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Needle Biopsy of the Pleura or Lung

By Noah Lechtzin, MD, MHS, Associate Professor of Medicine and Director, Adult Cystic Fibrosis Program, Johns Hopkins University School of Medicine

If thoracentesis does not uncover the cause of a pleural effusion (a fluid buildup in the space between the two layers of the pleura), a doctor may do a pleural biopsy. First, the skin is cleaned and anesthetized as for thoracentesis. Then using a larger cutting needle, a doctor takes a small sample of tissue from the pleura and sends it to a laboratory to be examined for signs of disorders, such as cancer or tuberculosis. About 80 to 90% of the time, a pleural biopsy is accurate in diagnosing tuberculosis, but it is less accurate for diagnosing cancer and other disorders.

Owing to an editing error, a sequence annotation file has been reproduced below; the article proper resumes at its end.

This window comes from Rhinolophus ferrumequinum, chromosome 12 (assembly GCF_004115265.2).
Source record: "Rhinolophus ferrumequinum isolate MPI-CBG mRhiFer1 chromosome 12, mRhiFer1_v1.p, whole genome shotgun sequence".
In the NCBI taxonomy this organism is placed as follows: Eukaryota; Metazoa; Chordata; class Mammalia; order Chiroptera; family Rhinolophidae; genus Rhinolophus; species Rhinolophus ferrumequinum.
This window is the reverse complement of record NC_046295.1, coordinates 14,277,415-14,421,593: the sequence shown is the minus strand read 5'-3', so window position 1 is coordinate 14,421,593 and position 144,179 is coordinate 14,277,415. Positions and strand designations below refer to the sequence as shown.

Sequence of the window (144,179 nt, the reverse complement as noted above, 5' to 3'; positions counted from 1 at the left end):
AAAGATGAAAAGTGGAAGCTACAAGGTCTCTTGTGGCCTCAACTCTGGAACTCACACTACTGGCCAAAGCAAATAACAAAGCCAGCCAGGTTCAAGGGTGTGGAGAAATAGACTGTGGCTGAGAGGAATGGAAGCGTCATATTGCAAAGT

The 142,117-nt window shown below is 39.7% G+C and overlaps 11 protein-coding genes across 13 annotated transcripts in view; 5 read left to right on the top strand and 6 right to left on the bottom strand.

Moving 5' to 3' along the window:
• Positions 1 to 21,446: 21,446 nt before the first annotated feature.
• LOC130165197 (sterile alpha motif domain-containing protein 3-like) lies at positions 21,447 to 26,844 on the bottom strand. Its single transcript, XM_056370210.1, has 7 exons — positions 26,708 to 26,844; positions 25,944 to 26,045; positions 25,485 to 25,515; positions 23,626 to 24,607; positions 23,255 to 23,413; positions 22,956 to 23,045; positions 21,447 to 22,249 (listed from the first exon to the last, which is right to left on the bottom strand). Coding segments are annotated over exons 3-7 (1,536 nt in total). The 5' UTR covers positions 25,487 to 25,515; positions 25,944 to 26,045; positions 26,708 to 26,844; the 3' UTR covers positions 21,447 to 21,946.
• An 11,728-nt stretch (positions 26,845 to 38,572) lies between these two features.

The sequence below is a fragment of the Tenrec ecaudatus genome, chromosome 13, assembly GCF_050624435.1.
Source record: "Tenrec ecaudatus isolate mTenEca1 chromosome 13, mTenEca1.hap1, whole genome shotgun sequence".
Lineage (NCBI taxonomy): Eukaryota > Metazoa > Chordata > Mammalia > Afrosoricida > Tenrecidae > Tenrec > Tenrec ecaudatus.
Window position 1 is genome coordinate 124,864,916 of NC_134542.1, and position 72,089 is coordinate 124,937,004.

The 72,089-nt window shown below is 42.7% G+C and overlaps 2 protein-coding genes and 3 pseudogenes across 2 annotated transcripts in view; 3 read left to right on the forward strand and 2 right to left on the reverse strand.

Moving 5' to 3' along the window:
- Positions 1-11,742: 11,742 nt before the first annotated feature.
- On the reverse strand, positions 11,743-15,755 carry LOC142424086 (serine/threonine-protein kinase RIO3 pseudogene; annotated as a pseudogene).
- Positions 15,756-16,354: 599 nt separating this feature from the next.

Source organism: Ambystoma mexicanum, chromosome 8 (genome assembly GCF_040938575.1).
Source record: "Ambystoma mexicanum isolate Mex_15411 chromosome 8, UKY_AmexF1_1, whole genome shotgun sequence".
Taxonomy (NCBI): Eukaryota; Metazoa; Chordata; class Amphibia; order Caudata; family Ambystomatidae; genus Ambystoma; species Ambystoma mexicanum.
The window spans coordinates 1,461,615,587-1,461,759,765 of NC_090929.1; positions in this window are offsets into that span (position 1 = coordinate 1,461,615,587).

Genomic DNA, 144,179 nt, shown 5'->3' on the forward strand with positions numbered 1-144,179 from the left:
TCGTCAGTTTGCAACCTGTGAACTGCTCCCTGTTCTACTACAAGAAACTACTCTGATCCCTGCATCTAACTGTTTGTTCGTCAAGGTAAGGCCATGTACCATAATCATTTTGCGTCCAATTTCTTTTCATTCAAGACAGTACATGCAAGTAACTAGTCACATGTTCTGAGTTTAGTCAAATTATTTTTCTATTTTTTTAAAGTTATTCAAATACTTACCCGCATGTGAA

If a tissue specimen needs to be obtained from a lung tumor, a doctor may do a needle biopsy. After anesthetizing the skin, a doctor, often using chest computed tomography (CT) or ultrasonography for guidance, directs a biopsy needle into a tumor and obtains cells or a small piece of tissue to be sent to the laboratory for analysis. If a lung infection is suspected, tissue can also be sent for culture (a procedure in which a tissue sample is placed in a container containing nutrients and the container is observed to detect bacterial growth). Complications of pleural and lung biopsies are similar to those for thoracentesis.